Today, we know more about stress than ever before and have specifically-designed programs to lessen the effects that stress can produce on an individual. Stress management – whether through education, therapy or shared experiences – is creating positive and productive results by identifying and controlling stress in its various manifestations. Despite the progress, however, there are still no viable standards or administrative offices overseeing such specific services.

For example, the FBI’s Law Enforcement Bulletin can only describe their “best practices” when it comes to providing psychological support to their employees. Agencies and organizations can describe what they do, but no one has any way to systematically monitor and empirically evaluate outcomes. What little information does emerge is rarely shared outside individual administrative practices.

Psychology is an inexact science at best and, by its own admittance, the medical community cannot apply universal standards to such a diverse and delicate discipline as helping caregivers with intermittent or continuing stress. What is precise, however, is the number of individuals who need critical incident intervention and care.

It falls on the shoulders of emergency service providers to find effective methods for evaluating, standardizing and organizing first responder stress management programs. All levels of authority must rid themselves of egocentric statistics and territorial hoarding, and boil it down to what works and why. As members of emergency services, it is ultimately our responsibility to provide healthy and productive responders for all communities. It is our duty and our bond.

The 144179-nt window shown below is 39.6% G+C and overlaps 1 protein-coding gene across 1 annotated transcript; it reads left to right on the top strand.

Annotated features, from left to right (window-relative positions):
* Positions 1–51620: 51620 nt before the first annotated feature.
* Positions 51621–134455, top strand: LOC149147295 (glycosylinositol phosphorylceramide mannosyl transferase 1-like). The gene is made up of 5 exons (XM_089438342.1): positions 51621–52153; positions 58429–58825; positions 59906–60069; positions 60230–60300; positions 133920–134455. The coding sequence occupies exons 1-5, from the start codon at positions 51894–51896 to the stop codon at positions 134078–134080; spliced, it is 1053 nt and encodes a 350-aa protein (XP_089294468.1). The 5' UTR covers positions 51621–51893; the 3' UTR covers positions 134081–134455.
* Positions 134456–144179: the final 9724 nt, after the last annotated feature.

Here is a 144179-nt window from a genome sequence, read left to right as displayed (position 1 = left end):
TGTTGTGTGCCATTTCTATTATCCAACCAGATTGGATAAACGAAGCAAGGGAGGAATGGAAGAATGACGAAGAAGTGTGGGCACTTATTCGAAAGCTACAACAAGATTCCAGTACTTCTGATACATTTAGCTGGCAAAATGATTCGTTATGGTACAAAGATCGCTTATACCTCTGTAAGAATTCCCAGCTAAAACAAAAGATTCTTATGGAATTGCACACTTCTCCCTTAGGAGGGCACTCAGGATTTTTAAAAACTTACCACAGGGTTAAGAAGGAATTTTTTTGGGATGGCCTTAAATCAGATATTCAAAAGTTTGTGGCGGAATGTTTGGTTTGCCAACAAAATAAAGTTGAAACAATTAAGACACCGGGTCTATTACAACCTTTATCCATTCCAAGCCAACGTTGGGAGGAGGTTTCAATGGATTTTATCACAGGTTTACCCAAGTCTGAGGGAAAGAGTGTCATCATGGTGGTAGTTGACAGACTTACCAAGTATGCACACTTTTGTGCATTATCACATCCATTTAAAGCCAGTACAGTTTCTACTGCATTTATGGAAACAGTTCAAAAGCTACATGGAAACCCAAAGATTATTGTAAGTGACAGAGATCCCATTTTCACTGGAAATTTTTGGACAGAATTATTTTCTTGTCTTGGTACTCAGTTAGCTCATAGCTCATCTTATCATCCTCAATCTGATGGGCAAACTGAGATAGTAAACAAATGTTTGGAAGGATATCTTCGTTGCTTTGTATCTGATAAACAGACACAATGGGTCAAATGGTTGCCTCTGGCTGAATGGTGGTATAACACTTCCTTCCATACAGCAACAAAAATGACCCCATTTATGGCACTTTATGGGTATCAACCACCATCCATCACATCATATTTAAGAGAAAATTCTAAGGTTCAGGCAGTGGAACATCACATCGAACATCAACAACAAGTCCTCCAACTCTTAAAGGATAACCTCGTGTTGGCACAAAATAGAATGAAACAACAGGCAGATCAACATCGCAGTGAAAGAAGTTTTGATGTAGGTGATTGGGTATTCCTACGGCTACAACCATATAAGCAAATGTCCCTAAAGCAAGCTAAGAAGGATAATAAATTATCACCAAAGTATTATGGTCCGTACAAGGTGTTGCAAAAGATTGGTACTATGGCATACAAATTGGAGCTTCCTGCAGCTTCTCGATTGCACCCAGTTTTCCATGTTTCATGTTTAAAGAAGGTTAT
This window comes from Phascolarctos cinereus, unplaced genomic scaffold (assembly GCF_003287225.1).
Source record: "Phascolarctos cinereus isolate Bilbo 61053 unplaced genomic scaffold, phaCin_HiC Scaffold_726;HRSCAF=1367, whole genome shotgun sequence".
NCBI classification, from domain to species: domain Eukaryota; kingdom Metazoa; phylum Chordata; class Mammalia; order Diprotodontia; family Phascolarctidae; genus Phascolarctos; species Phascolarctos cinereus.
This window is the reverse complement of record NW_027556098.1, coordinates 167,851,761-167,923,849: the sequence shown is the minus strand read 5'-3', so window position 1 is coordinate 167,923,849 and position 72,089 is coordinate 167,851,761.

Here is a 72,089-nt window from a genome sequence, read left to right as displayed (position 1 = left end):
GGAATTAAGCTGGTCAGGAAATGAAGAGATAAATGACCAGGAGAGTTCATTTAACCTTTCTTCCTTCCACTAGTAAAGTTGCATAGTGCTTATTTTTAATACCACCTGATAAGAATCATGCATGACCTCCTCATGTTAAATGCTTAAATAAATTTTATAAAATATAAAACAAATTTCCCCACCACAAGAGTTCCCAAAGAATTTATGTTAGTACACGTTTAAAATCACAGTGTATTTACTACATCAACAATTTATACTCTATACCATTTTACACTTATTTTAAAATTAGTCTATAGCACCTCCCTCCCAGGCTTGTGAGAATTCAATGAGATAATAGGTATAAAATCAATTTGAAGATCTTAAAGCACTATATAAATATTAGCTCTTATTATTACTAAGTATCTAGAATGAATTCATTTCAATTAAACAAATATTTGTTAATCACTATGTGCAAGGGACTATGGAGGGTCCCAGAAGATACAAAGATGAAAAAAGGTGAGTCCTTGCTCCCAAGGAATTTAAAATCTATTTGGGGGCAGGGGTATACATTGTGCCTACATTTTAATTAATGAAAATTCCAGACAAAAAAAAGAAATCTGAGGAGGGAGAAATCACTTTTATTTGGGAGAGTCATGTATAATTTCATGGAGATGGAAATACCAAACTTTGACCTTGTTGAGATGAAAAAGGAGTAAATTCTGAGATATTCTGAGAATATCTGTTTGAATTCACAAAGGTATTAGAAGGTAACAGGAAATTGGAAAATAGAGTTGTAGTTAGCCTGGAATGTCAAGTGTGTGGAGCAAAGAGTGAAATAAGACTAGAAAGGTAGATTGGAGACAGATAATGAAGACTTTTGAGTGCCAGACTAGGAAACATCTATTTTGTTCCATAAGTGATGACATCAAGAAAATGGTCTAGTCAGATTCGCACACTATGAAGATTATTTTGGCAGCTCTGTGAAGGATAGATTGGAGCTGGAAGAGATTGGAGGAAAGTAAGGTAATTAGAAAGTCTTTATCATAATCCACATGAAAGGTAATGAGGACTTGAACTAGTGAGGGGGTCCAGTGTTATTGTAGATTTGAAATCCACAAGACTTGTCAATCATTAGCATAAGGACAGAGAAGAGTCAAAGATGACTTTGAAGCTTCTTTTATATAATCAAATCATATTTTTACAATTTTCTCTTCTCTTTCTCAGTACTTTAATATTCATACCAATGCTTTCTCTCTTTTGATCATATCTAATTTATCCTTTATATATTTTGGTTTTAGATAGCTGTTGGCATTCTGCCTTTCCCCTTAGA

Body mindfulness is important to stress reduction

When it comes to common sense solutions, modifying personal behavior can be productive in increasing a sense of well-being and diminishing the negatives associated with stress. Clinical tests involving visualization, deep-breathing techniques, bio-feedback and various forms of exercise and meditation have been proven to be effective forms of self-help. For example, the practice of yoga can create an awareness of breathing techniques that can help lower anxiety.

The natural practices of mind and body provide a powerful foundation for personal strength if not subverted by unnatural relaxation techniques such as drugs or alcohol. Remember, unlike artificial methods, the art of relaxation is to increase awareness while at the same time, letting the body release its tension. Masking awareness is not a solution for alleviating stress.

The basics of eating right, exercising and rest go a long way in building a defense against the negative effects of stress. Understanding our reliance on socialized behavior and sharing our professional experiences through specific programs, such as debriefing sessions or personal counseling, are critical steps to providing the help needed by many in emergency services.

Culturally, we have gone from a belief in the universal victim to the presumption of a human being’s capacity for internal strength and well-being.

A sense of well-being gives us strength to face the day, energy to accomplish any task and provides an enduring sense of life’s purpose. It can be found in the breath of a child or on a long walk. We find it in music and art every day. It is celebration with family and friends. We know what inner peace is, even if we cannot define it.

Today, we see the importance of well-being and the effects of stress in a new light. Whether you agree or disagree with the specifics of various intervention techniques, the reason for their existence is clear; emergency service professionals are under stress and we, the caregivers, occasionally need help.